For the last segment of the trip to Vaduz, I took the bus. I was slightly worried about it beforehand – how am I going to know where the stop is even located? I ended up just following the mass of people stepping out of the train, and nearly all of them went to the stop I was looking for. Driving over the Rhine River in the rather crowded bus, I arrived in Liechtenstein. There were several students in the bus, who I presume studied in Switzerland and were now heading home.
Visually, Liechtenstein doesn’t differ from Switzerland much. There are wine fields in the valleys, tons of tiny houses with plastic greenhouses next to them, and sheep nibbling on the grass. The bikes parked out on the streets are not secured in place by anything – no locks, no chains. Shops accept both francs and euro. I purchased my usual choice of souvenir – a fridge magnet, in a shop with a Russian-speaking cashier, then had some dinner and drank some tea, served in a glass instead of a mug.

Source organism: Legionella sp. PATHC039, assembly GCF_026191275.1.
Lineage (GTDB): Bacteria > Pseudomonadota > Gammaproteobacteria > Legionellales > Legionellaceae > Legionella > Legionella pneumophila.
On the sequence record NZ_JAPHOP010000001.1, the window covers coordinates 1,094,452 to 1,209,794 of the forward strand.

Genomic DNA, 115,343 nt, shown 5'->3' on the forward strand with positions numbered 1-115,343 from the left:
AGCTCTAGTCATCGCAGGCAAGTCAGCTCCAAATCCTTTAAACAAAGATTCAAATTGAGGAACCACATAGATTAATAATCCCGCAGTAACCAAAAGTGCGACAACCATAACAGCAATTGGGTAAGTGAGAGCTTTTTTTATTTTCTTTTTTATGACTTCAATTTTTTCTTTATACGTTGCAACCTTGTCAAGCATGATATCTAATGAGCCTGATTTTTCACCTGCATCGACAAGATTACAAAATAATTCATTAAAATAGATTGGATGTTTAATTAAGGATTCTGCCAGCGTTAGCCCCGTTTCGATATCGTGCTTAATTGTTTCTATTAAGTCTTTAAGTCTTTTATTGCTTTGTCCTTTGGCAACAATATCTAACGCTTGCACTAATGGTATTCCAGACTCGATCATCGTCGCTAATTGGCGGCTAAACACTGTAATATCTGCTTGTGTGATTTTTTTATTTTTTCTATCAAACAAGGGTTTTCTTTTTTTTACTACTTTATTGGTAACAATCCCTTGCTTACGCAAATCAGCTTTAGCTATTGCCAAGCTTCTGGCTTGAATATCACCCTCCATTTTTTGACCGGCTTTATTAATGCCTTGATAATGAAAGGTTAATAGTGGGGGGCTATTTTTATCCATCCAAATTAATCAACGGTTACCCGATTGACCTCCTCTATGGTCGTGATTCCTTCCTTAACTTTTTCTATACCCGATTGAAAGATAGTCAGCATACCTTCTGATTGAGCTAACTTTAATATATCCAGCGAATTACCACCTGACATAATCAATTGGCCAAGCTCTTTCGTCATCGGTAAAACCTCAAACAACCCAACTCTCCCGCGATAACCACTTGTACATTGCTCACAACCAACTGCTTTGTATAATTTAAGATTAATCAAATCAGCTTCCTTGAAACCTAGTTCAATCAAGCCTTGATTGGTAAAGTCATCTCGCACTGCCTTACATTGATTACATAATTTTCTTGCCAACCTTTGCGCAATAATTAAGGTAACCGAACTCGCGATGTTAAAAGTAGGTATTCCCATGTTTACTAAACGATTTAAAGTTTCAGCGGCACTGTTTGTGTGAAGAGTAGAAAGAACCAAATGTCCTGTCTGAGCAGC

Liechtenstein is one of the most prosperous countries in the world, with only 1.5% unemployment, and the highest GDP per capita in the world. It is surrounded by dry land from every side, with no access to the sea, making it a landlocked country, however it is also a so called double-landlocked country, meaning that all the countries surrounding it also have no direct access to the sea. As it turns out, Liechtenstein is one of the least tourist-visited countries in the world, with only 55 000 visitors per year (for a comparison, 1.5 million people per year visit Latvia)! Most of said tourists only wander into here for a couple of hours, and even then, mostly just to get a stamp in their passport at the tourist centre. Liechtenstein has no passport control at their borders, but for a fee of 3 francs, the tourist centre offers the opportunity to get a stamp of the Principality of Liechtenstein in your passport as a kind of novelty/souvenir. When I arrived at the tourist centre, I saw a big mass of people, all standing in line. In addition to that, each of them at the end of the line was being photographed with a little camera, just like at the US passport control! I thought: Wow! A novelty stamp for your passport, but they still take a picture of you! However, I discovered that these were actually two lines combined, one for receiving the stamp, and the other for applying for a ski pass, which is why they were taking the photos. Since Liechtenstein is surrounded by mountains, there are a lot of opportunities for skiing. Some would say there are also opportunities for hiding money here for political reasons. Since I just wanted to get the stamp, nobody took my picture, I was just asked which page of the passport would I like the stamp on, and I was free to go on with my day.